The Red Knots and other migrating shorebirds have already started to arrive on our beaches! The article link below explains more than ever why we MUST give space and allow these fragile animals to rest and refuel after their long journey from South America while they prepare to travel to the Arctic Circle to breed.
“Aerial surveys in January 2018 of the rufa Red Knot (Calidris canutus) population wintering in Tierra del Fuego, South America, revealed a total of 9,840 birds. This is a 25% decrease on the number recorded in January 2017 (13,127), and marginally the lowest recorded since the surveys began (the previous low was 9,850 birds in 2011). “
We hope you will join us next Wednesday night March 28, 2018, when a panel of experts will discuss birds like the Red Knot and others on our beach, their status and how we can help protect them and their habitat.
David Gardner, Director of Environmental Education at St. Christopher and SIB Board member, has accepted a job in Washington state and will be leaving Seabrook effective this Friday March 23, 2018. David will be leading one last walk with SIB at Camp St. Christopher on Thursday morning and there is still room for a couple more people. The walk, one to two miles in distance, will be in search of spring migrants while exploring the lakes, lagoons, paths and slough.
Thursday March 22, 2018 8:00 – 11:00 am
Spring Migration @ St. Christopher Camp & Conference Center with David Gardner
Location: Meet at the Bus Parking Lot at St. Christopher
Cost $5 donation to St. Christopher Educational Outreach Program
David will truly be missed by all who have interacted with him, but especially those of us who have enjoyed birding with him since the creation of SIB less than three years ago. We will never be able to replace his special combination of enthusiasm, knowledge and his English accent that endeared him to us! Several of our members wanted to share a few stories about David so you too could learn what a special person he is and how we are sad to see him leave!
From Bob and Eileen Mercer:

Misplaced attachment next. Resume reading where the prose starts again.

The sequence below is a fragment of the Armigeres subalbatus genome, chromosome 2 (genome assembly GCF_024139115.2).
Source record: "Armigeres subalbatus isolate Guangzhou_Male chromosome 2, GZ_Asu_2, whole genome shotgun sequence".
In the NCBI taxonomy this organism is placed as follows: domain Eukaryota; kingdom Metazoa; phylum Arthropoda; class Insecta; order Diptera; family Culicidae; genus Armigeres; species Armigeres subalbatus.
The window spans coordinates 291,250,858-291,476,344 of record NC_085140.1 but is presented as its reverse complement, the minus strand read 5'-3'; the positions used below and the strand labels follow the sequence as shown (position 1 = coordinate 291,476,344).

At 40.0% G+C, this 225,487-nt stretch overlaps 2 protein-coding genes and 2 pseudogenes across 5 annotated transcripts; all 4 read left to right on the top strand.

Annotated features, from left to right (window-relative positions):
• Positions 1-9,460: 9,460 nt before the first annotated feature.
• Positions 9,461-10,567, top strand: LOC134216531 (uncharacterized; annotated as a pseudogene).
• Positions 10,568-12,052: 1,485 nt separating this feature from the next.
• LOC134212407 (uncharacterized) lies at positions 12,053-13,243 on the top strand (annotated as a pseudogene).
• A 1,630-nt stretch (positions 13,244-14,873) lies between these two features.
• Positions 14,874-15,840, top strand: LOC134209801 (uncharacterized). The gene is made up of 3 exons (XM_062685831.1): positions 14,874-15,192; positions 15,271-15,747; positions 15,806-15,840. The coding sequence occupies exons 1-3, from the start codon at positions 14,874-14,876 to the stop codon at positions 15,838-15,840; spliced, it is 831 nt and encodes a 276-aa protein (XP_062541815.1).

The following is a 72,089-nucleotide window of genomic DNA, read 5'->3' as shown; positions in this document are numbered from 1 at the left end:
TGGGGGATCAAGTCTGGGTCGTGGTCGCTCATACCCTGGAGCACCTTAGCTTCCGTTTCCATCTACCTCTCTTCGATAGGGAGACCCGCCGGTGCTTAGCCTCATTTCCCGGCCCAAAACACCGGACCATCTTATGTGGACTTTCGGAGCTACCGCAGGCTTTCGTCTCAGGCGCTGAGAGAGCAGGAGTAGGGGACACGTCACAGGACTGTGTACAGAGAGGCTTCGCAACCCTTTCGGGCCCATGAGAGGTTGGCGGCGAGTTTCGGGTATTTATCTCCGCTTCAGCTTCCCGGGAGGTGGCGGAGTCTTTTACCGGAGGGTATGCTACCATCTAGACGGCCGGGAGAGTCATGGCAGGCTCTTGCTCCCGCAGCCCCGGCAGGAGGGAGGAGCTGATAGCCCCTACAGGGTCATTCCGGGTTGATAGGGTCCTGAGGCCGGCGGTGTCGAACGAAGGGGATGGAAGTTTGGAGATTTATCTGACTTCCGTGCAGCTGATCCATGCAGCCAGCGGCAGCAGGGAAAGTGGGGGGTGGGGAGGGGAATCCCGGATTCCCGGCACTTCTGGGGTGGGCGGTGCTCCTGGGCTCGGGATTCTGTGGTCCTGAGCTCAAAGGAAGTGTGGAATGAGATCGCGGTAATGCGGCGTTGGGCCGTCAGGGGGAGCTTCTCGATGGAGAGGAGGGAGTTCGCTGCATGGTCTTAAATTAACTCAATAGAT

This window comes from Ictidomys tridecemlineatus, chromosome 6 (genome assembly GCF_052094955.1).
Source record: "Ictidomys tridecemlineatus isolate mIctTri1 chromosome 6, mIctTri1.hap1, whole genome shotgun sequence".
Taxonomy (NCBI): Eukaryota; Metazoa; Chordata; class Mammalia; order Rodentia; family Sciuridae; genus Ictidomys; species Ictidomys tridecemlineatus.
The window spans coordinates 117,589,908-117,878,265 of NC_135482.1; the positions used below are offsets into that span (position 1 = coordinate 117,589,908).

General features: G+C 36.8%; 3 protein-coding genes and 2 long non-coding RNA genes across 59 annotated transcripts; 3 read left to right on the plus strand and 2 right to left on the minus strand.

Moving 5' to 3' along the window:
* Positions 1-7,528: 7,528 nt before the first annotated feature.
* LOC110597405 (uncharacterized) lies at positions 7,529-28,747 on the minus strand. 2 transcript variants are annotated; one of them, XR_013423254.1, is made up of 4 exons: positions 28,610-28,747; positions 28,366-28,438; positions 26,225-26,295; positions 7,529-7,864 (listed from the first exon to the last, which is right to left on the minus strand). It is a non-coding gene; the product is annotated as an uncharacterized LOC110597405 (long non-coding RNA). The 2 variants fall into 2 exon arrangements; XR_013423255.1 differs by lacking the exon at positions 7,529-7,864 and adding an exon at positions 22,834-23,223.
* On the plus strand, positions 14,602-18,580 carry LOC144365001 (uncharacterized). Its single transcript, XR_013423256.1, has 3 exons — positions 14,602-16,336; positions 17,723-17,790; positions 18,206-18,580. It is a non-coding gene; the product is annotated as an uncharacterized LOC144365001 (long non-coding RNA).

David will be taking his talents to the North Cascade Institute (https://ncascades.org/) located in the North Cascades National Park in Washington State and is situated near the crest of the Cascade Mountains, a large lake and many square miles of wilderness. David’s enthusiasm and talents will serve him well. As a bonus, he will learn about a whole new ecology. He will need to get used to the higher altitudes and the exercise associated with a mountainous territory, as opposed to the coastal plain. One of the wonders of the area is that David will be able to get his coastal fix with a drive similar to going to Bear Island and will be able to visit the desert just by going over the ridge.
Unlike St. Christopher, the North Cascade Institute offers programming for children, a year-long graduate level study program, and a significant amount of adult programming. Anyone can sign up for any of the many adventures. Check out their offerings at https://ncascades.org/ and maybe plan a visit to see David (if nothing else, visit the website to see the stunning facility and views he will be forced to endure). Eileen and I spent 4 days there living in their luxurious dorms and enjoying the gourmet food provided by a professional chef and can highly recommend a visit. We wish David lots of wonderful experiences and a whole host of life birds!
From George Haskings:
One has to wonder a bit about the mind workings of a person who would voluntarily give up a seemingly good job (bird watching and working with kids in an outdoor environment) on Seabrook Island in order to take a position in the State of Washington where it likely rains many more days a year than the sun shines. When I inquired of him on that matter, his
reply was “I’m from England.”
As I contemplated that, I recollected that most of my ancestors came from England and Scotland; that I grew up in New England; and (when seeking employment) I went to Rochester, NY, which has recorded snow every month except August. You don’t have to shovel rain and we had snow in January.